Non-Sequiturs: 10.14.18

* Adam Feldman examines the historical record to look at how Justice Brett Kavanaugh’s brutal confirmation process could affect his jurisprudence. [Empirical SCOTUS]

* And Joel Cohen looks at how Justice Kavanaugh’s confirmation fight might affect his judging of the accused. [Law and Crime]

* Meanwhile, David Oscar Markus argues that criminal defendants in federal court get treated much worse than Justice Kavanaugh. [The Hill]

* Jemele Hill points out the support and sympathy for Justice Kavanaugh from a possibly surprising quarter: African-American men. [The Atlantic]

* Packing the Supreme Court? There ought to be a constitutional amendment about that, Jim Lindgren says. [Volokh Conspiracy / Reason]

* In fact, is it time for progressives to fight against, rather than within, the courts? Howard Wasserman offers thoughts on the recent Slate debate between Daniel Hemel and Christopher Jon Sprigman. [PrawfsBlawg]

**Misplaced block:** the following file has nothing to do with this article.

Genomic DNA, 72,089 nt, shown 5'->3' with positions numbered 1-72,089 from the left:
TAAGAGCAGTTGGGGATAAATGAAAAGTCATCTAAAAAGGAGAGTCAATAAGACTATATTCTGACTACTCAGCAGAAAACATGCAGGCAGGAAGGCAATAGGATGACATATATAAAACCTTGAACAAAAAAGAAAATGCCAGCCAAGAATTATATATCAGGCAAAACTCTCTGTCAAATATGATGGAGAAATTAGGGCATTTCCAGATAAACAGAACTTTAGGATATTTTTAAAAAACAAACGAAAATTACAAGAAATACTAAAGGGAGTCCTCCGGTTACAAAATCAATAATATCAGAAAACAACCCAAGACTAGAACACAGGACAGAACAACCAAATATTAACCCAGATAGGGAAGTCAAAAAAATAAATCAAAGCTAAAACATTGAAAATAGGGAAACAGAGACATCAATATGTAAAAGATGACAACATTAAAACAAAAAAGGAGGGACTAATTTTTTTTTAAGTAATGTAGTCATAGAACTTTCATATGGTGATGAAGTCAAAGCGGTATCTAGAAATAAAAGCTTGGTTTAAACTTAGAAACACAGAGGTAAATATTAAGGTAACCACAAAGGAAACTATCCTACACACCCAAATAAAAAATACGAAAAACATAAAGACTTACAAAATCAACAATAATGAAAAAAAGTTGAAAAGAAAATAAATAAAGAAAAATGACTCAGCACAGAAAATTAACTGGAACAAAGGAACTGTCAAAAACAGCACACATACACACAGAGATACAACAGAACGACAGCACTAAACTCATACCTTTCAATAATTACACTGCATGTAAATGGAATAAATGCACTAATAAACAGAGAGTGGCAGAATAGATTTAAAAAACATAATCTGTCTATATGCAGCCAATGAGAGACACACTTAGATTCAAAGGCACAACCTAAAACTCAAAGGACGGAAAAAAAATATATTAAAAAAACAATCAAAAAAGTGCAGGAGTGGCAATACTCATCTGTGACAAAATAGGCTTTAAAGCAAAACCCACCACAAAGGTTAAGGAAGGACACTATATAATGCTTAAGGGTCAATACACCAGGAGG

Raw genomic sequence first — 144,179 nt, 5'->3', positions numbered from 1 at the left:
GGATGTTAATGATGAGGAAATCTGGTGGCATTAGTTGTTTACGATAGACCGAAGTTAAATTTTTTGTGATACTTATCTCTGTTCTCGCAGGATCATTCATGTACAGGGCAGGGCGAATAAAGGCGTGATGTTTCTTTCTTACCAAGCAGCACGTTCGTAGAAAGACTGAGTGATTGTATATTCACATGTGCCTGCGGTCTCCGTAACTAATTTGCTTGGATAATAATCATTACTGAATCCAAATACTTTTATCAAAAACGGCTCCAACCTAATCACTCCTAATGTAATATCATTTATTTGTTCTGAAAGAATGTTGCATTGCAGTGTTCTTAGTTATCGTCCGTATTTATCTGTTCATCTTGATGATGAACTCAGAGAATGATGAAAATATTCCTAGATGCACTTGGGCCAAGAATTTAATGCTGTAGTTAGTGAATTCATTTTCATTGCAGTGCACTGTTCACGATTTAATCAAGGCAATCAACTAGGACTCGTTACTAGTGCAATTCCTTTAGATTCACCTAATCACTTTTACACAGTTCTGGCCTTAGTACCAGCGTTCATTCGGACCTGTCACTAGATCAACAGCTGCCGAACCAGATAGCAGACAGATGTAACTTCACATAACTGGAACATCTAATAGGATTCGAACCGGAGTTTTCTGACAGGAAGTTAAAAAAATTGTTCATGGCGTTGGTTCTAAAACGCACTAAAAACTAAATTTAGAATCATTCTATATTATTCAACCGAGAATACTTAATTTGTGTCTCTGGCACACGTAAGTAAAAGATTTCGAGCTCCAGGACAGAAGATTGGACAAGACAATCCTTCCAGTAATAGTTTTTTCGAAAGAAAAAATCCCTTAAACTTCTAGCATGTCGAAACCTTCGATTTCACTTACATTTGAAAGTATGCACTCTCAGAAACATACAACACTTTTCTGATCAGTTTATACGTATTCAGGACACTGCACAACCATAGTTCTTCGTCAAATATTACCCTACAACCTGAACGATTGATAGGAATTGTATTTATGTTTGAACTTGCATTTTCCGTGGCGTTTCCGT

* Patrick Gregory reports on the latest controversy in the world of lower-court nominations: the ABA’s “not qualified” rating of Eighth Circuit nominee Jonathan Kobes. [Big Law Business]

* Edmund Zagorski has multiple legal challenges to his execution (which is now on hold); former federal defender Stephen Cooper looks at the one based on the method of execution. [Tennessean]

* Congratulations to Pedro Hernandez on the dismissal of his case — and to his counsel, Alex Spiro of Quinn Emanuel, on the great result.